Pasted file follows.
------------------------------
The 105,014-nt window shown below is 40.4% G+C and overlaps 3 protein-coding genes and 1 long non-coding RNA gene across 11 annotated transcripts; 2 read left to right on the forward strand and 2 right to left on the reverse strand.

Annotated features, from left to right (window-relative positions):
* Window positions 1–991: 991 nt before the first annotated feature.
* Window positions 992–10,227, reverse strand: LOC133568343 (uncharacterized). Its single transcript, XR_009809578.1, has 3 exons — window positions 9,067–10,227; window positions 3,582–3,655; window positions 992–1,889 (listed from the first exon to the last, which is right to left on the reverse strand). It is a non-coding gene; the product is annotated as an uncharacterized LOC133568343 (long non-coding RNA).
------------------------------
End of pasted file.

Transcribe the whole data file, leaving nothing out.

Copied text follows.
The 105,014-nt window shown below is 40.4% G+C and overlaps 3 protein-coding genes and 1 long non-coding RNA gene across 11 annotated transcripts; 2 read left to right on the forward strand and 2 right to left on the reverse strand.

Annotated features, from left to right (window-relative positions):
* Window positions 1–991: 991 nt before the first annotated feature.
* Window positions 992–10,227, reverse strand: LOC133568343 (uncharacterized). Its single transcript, XR_009809578.1, has 3 exons — window positions 9,067–10,227; window positions 3,582–3,655; window positions 992–1,889 (listed from the first exon to the last, which is right to left on the reverse strand). It is a non-coding gene; the product is annotated as an uncharacterized LOC133568343 (long non-coding RNA).